are the band's favorite spots, espe-
cially Club Soda because "they give
good drink specials." Keyboardist Ian
Rusnell says that a gig at New
York's CBGB was also one of his
favorites. The Captain and company
have also performed at New York
City's Wetlands.
What would the band like you to
get from their music? Band members
had several responses: "Lots of visu-
als," "a better understanding of the
world of lounge," "a deep visceral
feeling," "a little warmth in the
tummy," "That Happy Feeling,"
"and loose bowel movements."
They do not have groupies but,
rather, a "core following" of what
they would like to refer to as
"Lounge Heads" - people who take
drugs and come and listen to their
music. Perhaps this is what lead gui-
tarist Dave Murray had in mind
when he described "Loungetown" -
Michigan's utopian suburb. The
idea: purchase a plot of land, prefer-
ably somewhere around Manchester
and create a self-sufficient town, a
cult environment so to speak. The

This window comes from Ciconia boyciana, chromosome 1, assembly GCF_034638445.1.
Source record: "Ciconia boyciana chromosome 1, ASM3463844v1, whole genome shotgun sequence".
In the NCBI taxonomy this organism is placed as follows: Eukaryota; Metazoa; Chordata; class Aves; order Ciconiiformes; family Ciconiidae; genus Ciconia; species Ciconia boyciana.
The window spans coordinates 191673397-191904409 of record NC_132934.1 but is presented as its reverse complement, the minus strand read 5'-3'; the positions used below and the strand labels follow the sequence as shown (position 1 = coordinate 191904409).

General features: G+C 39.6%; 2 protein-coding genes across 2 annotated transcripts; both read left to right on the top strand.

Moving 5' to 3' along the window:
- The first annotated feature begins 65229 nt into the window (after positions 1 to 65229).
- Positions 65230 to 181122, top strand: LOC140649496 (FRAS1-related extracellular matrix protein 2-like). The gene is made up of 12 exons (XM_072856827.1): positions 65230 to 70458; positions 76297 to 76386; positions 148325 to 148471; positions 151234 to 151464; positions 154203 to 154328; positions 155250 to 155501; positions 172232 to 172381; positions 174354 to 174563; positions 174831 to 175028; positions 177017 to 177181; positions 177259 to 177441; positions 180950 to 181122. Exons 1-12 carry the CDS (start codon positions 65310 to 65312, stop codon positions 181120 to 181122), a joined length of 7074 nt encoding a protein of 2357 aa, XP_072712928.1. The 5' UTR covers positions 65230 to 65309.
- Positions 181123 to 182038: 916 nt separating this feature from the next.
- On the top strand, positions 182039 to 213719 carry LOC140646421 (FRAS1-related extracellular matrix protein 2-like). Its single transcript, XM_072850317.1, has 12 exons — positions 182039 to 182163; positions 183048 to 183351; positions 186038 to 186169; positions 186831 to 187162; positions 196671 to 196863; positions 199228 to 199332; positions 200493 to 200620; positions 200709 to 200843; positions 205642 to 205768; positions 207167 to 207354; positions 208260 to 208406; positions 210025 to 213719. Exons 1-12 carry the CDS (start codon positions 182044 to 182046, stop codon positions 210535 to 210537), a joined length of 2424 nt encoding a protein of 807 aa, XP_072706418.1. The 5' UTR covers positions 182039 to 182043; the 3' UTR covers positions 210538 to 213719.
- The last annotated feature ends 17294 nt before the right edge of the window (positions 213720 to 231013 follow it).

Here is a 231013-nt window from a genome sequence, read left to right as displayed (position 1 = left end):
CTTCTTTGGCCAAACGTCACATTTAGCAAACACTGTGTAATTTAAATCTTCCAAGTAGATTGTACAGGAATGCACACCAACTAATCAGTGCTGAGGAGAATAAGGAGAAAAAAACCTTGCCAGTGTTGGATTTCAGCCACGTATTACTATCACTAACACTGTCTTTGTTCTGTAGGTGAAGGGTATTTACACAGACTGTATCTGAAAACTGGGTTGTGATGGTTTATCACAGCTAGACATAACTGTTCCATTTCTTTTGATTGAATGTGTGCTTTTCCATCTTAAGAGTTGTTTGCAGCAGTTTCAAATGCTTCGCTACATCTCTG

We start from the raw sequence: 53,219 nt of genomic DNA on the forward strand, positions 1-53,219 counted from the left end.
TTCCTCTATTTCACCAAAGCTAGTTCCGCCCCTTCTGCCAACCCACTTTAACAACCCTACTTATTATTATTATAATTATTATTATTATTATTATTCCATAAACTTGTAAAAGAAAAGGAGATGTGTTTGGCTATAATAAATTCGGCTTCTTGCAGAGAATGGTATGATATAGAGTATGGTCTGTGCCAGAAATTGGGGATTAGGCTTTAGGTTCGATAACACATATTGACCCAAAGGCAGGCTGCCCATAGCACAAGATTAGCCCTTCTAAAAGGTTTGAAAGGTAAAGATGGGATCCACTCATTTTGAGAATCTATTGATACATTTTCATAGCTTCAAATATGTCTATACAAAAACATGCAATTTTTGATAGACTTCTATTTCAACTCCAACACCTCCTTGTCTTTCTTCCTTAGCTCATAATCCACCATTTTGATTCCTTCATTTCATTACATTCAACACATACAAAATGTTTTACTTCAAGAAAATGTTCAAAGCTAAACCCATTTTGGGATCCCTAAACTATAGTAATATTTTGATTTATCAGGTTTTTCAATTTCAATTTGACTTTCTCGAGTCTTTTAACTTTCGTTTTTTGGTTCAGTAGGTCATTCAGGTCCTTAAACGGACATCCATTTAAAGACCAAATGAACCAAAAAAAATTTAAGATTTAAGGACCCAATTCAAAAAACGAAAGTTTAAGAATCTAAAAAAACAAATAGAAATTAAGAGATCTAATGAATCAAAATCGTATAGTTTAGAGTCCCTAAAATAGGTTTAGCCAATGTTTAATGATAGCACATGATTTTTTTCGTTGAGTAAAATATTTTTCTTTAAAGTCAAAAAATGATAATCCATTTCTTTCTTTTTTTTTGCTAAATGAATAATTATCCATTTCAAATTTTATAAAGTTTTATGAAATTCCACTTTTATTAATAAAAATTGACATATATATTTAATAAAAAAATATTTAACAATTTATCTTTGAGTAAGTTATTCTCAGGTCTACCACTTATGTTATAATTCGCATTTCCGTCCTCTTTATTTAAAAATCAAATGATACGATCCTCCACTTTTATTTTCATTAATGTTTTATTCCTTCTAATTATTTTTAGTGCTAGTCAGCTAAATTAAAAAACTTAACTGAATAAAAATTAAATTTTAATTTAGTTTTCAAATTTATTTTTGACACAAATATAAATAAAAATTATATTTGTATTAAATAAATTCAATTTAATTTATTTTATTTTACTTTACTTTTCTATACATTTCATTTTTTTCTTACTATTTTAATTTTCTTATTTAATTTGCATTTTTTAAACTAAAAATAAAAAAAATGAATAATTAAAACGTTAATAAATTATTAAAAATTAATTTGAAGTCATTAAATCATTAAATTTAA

concept is not dissimilar to Jon-

estown, but they plan on staying
away from Kool Aid in order to pre-
vent possible ruin.
Drummer Dave Stollard, trumpet
player Neil "He's the King" Okan,
Dave Horowitz on percussion, Jes-
sica Peak on flute and vocals, Marty
Ebner on additional vocals and trom-
bone player Tom "Bone" Gibson
comprise the remainder of the
Lounge Cats. The guys graduate
from the University in December,
except for rhythm guitarist Mike
Joffe who has already graduated.
However, says Kolesnikow, they
"intend to avoid the real world as
long as possible." But Joffe feels
"lounge is the real world." Murray
expects that they will just "hang out
'til the lease runs out." After that,
Kolesnikow says, "We would like to
be the quintessential lounge band
that pulls in, plays all their cheesy
Bossa covers, runs up a huge bar tab
and leaves."

will perform at Club Heidelberg on
Saturday. Cover's like $4, doors
open around9:30 p.m.

Joe Williams scats his way into Hill Auditorium Sunday afternoon with
his bebopping buddies George Shearing and Joe Pass.


Register to
PASSES- iA>c ed
The Underground
Pub goes Haunted J .-


The University of Michigan
School of Social Work
cordially invites you to attend
the Sixth Annual
Fedele F. Fauri Lecture
Ruth W.